A College Degree Isn’t What It Used to Be
35% of respondents to a recent survey said college is not worth the expense. Plus, 43% said a college degree isn’t necessary to succeed in real life (Salary.com).
The average American college graduate faces a $29,000+ student loan debt (College Access & Success’s Project on Student Debt).
The outstanding student loan balance in the U.S. is almost $1 trillion (Federal Reserve Bank of New York).
31% of student loan borrowers are delinquent in repaying their loans (Federal Reserve Bank of New York).
And, sadly, recent college graduates face an unemployment rate of 13.3% and a median weekly income of $464 (as of 2012 according to Pew Research Center).
36% of college graduates don’t even work in a field related to their degree.
The average in-state public university student now spends more than $18,000 a year for tuition, fees, room, and board (College Board). The costs for out of state students and private college students is much more!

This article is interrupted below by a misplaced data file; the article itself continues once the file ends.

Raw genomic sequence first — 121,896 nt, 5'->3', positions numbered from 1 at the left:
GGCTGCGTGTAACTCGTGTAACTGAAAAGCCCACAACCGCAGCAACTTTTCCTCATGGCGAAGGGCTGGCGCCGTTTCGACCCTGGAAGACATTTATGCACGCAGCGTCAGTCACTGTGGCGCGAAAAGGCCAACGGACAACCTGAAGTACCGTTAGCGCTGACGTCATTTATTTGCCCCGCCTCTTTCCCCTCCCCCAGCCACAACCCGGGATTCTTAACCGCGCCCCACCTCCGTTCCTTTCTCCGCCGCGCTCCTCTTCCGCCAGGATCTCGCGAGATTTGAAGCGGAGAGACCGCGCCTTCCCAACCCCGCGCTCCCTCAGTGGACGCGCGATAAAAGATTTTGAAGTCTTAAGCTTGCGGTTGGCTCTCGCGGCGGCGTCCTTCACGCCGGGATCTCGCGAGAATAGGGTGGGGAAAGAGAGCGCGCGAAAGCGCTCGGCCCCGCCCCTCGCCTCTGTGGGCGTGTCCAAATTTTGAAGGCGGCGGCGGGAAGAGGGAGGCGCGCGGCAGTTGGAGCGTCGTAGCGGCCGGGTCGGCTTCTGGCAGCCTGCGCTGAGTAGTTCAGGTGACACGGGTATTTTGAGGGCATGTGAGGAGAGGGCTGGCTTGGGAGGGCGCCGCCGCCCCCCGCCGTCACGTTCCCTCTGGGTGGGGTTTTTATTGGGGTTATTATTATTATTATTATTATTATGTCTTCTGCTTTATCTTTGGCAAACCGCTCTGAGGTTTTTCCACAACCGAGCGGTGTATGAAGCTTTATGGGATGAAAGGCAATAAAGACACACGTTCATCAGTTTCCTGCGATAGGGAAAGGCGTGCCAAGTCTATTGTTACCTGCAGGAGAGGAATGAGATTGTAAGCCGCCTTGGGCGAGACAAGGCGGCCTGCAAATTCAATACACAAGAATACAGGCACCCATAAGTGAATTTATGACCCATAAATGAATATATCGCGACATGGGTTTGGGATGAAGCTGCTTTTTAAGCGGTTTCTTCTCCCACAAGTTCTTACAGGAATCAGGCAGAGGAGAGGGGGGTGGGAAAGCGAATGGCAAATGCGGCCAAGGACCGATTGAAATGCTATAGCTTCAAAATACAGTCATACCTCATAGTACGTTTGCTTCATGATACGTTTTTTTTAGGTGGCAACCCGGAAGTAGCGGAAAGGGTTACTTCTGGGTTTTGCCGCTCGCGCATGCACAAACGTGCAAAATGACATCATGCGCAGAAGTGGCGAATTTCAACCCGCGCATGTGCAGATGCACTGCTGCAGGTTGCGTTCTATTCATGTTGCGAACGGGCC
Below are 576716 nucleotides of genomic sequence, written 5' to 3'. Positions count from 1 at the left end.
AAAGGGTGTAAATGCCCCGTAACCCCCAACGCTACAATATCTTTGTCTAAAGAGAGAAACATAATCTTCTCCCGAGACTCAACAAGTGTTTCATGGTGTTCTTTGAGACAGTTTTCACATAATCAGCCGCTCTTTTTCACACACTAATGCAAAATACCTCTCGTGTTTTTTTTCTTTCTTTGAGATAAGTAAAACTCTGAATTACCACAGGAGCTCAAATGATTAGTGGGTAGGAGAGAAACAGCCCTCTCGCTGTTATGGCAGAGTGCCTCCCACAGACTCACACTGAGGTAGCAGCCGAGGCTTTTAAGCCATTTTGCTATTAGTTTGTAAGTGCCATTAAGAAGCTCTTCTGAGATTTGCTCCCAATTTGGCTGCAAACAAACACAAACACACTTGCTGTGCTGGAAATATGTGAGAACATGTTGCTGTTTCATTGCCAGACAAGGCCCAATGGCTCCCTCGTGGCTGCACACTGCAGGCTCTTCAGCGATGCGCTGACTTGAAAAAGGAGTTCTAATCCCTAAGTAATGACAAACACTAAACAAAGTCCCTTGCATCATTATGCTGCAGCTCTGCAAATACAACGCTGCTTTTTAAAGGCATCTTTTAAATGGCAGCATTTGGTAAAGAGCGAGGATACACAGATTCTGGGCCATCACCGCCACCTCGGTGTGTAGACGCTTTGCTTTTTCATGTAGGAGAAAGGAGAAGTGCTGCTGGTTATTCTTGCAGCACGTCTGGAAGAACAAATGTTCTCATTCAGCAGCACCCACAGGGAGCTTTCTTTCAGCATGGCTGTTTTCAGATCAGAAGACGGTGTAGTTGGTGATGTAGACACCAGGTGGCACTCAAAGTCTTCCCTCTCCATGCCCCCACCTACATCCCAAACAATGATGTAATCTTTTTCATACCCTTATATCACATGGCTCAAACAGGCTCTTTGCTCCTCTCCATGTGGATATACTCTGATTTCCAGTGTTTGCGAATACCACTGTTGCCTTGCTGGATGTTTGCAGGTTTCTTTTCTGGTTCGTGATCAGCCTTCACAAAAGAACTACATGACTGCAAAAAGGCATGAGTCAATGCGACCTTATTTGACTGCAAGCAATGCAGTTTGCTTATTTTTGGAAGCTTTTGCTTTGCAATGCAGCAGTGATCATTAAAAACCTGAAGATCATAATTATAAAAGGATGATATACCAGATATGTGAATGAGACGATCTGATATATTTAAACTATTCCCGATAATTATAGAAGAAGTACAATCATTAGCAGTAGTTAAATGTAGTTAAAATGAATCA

The average college graduate will earn $831,000 more than the average high school graduate before retirement age (Federal Reserve Bank of San Francisco), but that doesn’t take into account the $75,000 they spend going to college and the four years of lost income (both of which could have been invested and earned way more than $831,000 in compounded interest in 40 years).
The one argument for going to college (greater earnings) becomes a fallacy when you take into account the compounded interest that could have been earned from the money spent to attend college as well as the four years of lost income. And the opportunity costs of paying back any college debt.
The College DropOuts Hall of Fame: http://www.collegedropoutshalloffame.com — Discover all the successful athletes, entertainers, and billionaires who never graduated from college!
Scholarship America is the country’s largest provider of college scholarships and financial aid to students. They have awarded $2.9 billion to 1.9 million students over its 54 years. Its Dollars for Scholars program has almost 1,100 local chapters. To donate, go to http://www.scholarshipamerica.org.
Curator: John Kremer